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American Record Guide: (07/2017) 
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Reviewer: Charles Brewer


Since these two works represent very different genres, this review will be in two parts.


Part I: François Couperin was well aware of both the roots of the French style in the works of Jean-Baptiste Lully and his own appreciation for the newer styles of Italian music. In his two Apotheoses for Corelli (1724) and Lully (1725) he sought to render musical homage to his two musical models. These two works also
expressed his own aesthetic hope that the two styles could be reconciled, as he invoked in the subtitle to the publication that included the Apotheosis of Corelli, Les Goûts-reunis (the reunited tastes). In the recording of the Apotheosis of Lully, Arcangelo follows the model of London Baroque (Bis 1275, 2003) and uses only two violins and continuo (here viola da gamba, lute, and harpsichord). Most of the earlier recordings of these works are discussed in my review of the recording by the Ricercar Consort (Sept/Oct 2012), though I have since also heard the very stylish and elegant recording by Musica ad Rhenum (Jan/Feb 2006), which very much follows the larger instrumentation and style of the Kuijkens’ recording from 1987, but also omits any added narration. In terms of instrumentation, the recent recording by Gli Incogniti (Jan/Feb 2015) also uses only string instruments (two violins, viola da gamba, and continuo), but since it is both stylish and allows for listening to Couperin’s homage without the narrated titles, it has a critical advantage. Unfortunately, when preparing the narration for this new release, no one noticed that no other recording included someone speaking “Saillie”, which is merely the title of the second movement of the Sonade en Trio” which “follows” the first.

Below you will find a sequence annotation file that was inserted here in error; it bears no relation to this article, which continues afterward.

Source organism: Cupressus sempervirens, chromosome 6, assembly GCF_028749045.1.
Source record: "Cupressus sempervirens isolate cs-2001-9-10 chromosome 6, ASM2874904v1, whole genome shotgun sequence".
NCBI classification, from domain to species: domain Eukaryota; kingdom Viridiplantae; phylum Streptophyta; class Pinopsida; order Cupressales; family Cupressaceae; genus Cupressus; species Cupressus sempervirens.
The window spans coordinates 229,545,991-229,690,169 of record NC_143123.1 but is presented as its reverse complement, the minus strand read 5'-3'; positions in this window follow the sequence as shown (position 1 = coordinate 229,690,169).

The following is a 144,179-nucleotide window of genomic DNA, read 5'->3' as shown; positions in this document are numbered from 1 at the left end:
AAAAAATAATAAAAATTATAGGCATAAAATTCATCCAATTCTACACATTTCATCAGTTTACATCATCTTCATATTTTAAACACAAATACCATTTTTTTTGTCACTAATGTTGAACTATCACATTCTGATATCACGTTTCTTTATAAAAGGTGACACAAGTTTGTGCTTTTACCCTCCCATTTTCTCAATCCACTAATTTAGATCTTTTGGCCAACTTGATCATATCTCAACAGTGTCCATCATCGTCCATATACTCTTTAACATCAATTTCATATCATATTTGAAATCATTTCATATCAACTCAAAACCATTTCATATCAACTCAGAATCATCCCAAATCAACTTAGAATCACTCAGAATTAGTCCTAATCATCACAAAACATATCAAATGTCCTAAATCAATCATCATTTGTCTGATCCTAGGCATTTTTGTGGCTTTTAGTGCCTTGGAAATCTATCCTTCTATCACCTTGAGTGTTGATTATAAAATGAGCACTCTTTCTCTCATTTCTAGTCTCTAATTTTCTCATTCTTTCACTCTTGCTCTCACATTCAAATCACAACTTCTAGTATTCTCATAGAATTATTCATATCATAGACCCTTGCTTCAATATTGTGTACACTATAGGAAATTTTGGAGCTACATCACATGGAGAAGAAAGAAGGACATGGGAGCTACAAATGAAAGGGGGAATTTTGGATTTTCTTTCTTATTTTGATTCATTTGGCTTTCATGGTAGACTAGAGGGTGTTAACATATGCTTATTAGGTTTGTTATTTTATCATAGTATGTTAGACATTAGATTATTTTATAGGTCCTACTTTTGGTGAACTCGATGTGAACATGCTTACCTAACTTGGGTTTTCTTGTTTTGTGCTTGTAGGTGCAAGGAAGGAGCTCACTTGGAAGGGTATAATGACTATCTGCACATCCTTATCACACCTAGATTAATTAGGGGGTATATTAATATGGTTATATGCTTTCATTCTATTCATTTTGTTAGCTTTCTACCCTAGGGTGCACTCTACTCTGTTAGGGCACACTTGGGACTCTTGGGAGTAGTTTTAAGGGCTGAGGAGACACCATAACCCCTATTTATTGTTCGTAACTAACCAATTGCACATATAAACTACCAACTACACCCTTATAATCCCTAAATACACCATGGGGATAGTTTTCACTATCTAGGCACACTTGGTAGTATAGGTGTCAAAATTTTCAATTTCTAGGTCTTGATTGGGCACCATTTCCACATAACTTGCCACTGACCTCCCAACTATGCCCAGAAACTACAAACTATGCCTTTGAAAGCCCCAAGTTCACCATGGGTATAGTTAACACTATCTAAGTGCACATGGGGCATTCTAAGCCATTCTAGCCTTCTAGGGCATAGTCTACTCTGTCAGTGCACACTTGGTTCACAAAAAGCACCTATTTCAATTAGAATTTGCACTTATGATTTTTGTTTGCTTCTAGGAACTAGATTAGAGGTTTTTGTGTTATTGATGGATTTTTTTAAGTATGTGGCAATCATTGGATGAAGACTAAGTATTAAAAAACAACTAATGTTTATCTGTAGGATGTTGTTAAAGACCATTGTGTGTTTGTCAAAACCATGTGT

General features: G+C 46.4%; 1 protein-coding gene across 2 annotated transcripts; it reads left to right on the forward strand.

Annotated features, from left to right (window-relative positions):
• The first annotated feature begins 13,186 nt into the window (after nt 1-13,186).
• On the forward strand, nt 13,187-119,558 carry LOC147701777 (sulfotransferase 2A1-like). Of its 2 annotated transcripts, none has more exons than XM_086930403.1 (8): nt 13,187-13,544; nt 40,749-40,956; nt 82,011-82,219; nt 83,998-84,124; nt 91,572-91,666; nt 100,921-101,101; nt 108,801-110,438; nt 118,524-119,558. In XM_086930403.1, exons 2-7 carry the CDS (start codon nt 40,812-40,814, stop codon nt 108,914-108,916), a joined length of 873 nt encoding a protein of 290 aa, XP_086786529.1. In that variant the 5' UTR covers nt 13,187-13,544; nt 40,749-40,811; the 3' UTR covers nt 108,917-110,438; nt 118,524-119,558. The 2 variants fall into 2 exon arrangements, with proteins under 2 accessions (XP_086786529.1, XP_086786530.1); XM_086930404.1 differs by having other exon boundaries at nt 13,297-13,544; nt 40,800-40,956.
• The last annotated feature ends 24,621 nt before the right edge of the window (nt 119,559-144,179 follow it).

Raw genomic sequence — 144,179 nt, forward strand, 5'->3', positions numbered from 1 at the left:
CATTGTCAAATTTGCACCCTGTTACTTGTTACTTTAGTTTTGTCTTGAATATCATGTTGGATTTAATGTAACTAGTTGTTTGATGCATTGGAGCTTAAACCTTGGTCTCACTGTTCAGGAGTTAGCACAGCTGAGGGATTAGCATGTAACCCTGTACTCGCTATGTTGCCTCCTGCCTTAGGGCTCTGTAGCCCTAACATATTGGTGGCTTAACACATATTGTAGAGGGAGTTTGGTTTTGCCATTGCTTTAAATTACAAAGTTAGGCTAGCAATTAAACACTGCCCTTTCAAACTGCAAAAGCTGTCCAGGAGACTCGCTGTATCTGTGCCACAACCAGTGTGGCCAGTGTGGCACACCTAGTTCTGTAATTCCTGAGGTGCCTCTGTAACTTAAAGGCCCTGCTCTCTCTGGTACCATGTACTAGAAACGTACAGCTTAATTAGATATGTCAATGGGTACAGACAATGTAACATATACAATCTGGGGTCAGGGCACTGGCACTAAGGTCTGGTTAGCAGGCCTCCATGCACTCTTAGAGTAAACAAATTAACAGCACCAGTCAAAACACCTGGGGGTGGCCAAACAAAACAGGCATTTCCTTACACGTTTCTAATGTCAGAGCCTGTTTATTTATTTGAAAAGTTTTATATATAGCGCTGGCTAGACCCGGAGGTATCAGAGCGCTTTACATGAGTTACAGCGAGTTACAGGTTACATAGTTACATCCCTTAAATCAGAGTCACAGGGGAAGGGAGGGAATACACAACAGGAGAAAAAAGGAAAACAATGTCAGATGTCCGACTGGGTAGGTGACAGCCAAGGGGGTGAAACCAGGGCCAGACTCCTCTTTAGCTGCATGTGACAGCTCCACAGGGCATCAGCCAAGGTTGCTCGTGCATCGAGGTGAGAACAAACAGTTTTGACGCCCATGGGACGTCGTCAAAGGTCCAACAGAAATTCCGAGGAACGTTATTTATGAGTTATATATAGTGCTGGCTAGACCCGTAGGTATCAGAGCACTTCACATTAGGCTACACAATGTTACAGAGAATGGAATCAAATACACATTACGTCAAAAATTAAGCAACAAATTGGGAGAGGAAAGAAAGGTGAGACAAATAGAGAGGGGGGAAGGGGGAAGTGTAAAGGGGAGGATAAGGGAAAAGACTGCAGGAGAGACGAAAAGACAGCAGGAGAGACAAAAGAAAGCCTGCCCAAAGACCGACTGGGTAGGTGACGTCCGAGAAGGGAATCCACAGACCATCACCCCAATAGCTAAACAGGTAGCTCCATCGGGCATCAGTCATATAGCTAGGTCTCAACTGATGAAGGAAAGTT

Part II: Though Couperin was not a prolific composer of church music (like, for example, Marc-Antoine Charpentier or Michael-Richard de Lalande), he did write a number of smallerscale compositions, a few of which were meant for his cousin, Marguerite-Louise Couperin (1675-1728), who, though a woman, had royal dispensation to sing sacred works for the court. The best known and most often recorded are the Tenebrae Readings for Holy Wednesday, written in 1714 for the Holy Week liturgy at the Abbaye Royale de Longchamp, a fashionable convent that would hire singers from the Paris Opera but also charge for a seat in the church. Since the readings from the Lamentations of Jeremiah were distributed among the Matins offices for Maundy Thursday, Good Friday, and Holy Saturday, but usually in the middle of the night, French tradition moved them to the previous afternoons; hence Couperin’s reference to Wednesday for the Maundy Thursday readings, from Lamentations 1:1-14. Couperin divided his text into the traditional three lessons and composed the first and second lessons for a single soprano and the third for two sopranos. Often, as in this new release, two singers alternate in the first two lessons and combine for the third. A few recordings have been made with countertenors (May/June 1992, July/Aug 1995 see TALLIS, and Mar/Apr 2006).


On this new release, Katherine Watson sings the first and Anna Dennis, with a slightly darker timbre, the second; when combined in the third lesson, they are well matched but are subtly different in timbre, which is very evident where the voices cross over each other. Both have clear and flexible voices, and both manage the intricate trills and turns of French ornamentation with ease. The continuo, played by Jonathan Cohen (organ), Thomas Dunford (lute), and Anne-Marie Lasla (viola da gamba), is supportive and unobtrusive. This is a very stylish performance, using French Latin pronunciation, and every bit as good as the recording led by William Christie (Sept/Oct 1997), also with French Latin but harpsichord for continuo. Some earlier recordings use traditional ecclesiastical Latin, such as the ones by Christophe Rousset (July/Aug 2000), though that means ignoring a few of Couperin’s explicit articulation markings. A favorite of mine was by Laurence Bouley (Musifrance 45012). So, in conclusion, “A chacun son goût.”

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